The so called data is out there, in this case in the dense bioacoustic matrix of water, but the co-dependencies of mutual existence are blurred by the human-typical dismissal of the bigger picture. We need to carefully listen to and preserve the complex entanglements of planetary intraspecies coevolution. To engage with aquatic and other life forms in a more respectful manner calls for developing far more sensitive subaquatic communication skills; a wet code of conduct.
REFERENCES AND NOTES
 Astrida Neimanis, Bodies of Water, 2017, pp. 2–3.
 Tracey Warr, The Water Age and Other Fictions, 2018. Meanda Books. Emmi Itäranta, The Memory of Water, 2014. Harper Voyager.
 David Abram, The Spell of the Sensuous, 1996. New York, Vintage Books.
 David Abram, The Spell of the Sensuous, 1996. New York, Vintage Books.
 Even though they might be typical, these features by no means define any universal or desired human form! Quite the opposite, we would like to pay attention to the differences and debunk the idea of anything assumedly ‘normal’. Different bodies experience the world in different ways, and this is immensely important.
 E.J. Steele et al., Progress in Biophysics and Molecular Biology, Vol. 136 (2018), pp. 3–23.
 Peter Godfrey-Smith, Other Minds: The Octopus, the Sea, and the Deep Origins of Consciousness. Farrar, Straus and Giroux, 2016.
 In a recent study, behavioral neuroscientist Dominic Sivitilli and David Gire of the University of Washington have discovered that octopus arms have a neural ring that allows them to bypass the central brain: https://news.agu.org/press-release/researchers-model-how-octopus-arms-make-decisions
 Donna Haraway, Staying with the Trouble, 2016. Duke University Press. (31).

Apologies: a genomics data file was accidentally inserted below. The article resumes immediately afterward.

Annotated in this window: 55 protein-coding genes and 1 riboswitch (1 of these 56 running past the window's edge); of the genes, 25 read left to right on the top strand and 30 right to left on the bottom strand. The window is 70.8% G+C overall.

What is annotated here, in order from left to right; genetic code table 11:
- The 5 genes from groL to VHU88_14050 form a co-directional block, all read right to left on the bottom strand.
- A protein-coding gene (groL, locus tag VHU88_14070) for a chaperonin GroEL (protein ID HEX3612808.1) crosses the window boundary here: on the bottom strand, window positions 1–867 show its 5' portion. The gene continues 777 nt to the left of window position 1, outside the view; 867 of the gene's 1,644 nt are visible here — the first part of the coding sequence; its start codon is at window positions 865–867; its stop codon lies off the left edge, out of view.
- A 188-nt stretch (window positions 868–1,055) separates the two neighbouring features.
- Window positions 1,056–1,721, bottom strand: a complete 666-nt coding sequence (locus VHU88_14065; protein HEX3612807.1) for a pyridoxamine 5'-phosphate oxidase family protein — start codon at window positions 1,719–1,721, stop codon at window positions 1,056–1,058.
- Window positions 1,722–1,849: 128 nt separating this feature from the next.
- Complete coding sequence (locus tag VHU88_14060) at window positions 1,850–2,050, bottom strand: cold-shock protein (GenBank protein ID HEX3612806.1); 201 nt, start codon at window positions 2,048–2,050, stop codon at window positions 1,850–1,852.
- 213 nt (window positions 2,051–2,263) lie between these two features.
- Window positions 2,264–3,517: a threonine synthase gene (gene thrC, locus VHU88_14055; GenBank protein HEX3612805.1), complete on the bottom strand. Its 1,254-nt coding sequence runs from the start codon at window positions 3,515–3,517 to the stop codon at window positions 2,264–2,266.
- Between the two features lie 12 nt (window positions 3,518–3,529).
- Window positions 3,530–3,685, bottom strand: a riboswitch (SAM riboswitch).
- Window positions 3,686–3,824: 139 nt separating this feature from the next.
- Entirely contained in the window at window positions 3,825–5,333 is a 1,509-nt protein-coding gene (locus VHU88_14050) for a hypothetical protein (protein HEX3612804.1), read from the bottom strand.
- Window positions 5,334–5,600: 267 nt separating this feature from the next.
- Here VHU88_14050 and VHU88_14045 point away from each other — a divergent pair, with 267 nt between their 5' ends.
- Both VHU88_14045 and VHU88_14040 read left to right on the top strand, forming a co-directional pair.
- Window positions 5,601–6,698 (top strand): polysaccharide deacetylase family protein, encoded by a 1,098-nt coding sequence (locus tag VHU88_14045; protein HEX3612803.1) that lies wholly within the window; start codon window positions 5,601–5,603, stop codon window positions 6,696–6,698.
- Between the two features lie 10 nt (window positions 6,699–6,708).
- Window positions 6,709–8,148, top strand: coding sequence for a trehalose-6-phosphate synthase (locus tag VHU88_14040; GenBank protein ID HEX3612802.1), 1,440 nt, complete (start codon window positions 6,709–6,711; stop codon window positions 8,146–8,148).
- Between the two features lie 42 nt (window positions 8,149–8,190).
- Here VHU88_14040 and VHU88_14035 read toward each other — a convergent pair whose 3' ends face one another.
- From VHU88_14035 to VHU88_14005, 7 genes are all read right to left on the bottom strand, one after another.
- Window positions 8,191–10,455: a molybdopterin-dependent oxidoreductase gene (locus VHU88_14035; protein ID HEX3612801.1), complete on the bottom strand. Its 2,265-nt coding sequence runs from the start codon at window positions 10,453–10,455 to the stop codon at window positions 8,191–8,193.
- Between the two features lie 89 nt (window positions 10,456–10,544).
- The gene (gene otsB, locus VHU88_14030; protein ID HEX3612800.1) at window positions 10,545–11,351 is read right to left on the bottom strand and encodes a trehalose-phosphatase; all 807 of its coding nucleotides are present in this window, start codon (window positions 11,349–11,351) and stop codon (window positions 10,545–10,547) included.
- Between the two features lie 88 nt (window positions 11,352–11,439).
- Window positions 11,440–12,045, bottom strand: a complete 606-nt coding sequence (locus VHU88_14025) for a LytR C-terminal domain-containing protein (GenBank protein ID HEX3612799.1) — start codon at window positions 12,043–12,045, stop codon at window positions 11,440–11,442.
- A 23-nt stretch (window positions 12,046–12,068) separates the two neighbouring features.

JENNI NURMENNIEMI (b. 1983, Finland) is a Helsinki–based curator and writer focussing on ecological thinking and practices in and beyond contemporary art. Nurmenniemi is interested in the art’s potential to foster symbiotic world views and ways of being. The most recent curatorial projects include the contemporary art section of the 1st Fiskars Village Art & Design Biennale, ‘Beings with’; Marjolijn Dijkman and Toril Johannessen’s ‘Reclaiming Vision’ shown as part of Helsinki Festival 2019; and the group exhibition ‘Fictional Frictions’ at Gwangju Biennale 2018. In 2012–2018, Nurmenniemi worked at HIAP – Helsinki International Artist Programme and curated the international, multidisciplinary collaboration project ‘Frontiers in Retreat’ (2013–2018). Currently, Nurmenniemi is rehearsing ecologically sensible art practices within the Post-fossil Transition Project, which is being run by HIAP and the Mustarinda Association. Nurmenniemi has completed Master’s degrees in Curating (CuMMA / Aalto University, Helsinki, 2013) and Sociology (University of Tampere, 2010) with an emphasis on Gender Studies, Media Culture/Journalism, and Art History.
TUOMAS A. LAITINEN works with moving image, sound, light, glass, chemical and microbial processes, as well as artificial intelligences to explore the entanglements of human and more-than-human coexistence. Laitinen composes situations and installations that explore into the porous interconnectedness of language, body, and matter within morphing ecosystems. Laitinen’s work has appeared in the 21st Biennale of Sydney (AU), Amado Art Space Seoul (KR), ASJC Art Sonje Center (KR), the Museum of Contemporary Art Kiasma (FI), the 7th Bucharest Biennale (RO), Helsinki Contemporary (FI), SADE LA (US), Galleria Sinne Helsinki (FI), Moving Image New York (US), EMMA Espoo Museum of Modern Art (FI), MOCA Shanghai (CN), and Cinemateca do MAM Rio de Janeiro (BR), among others. He lives and works in Helsinki.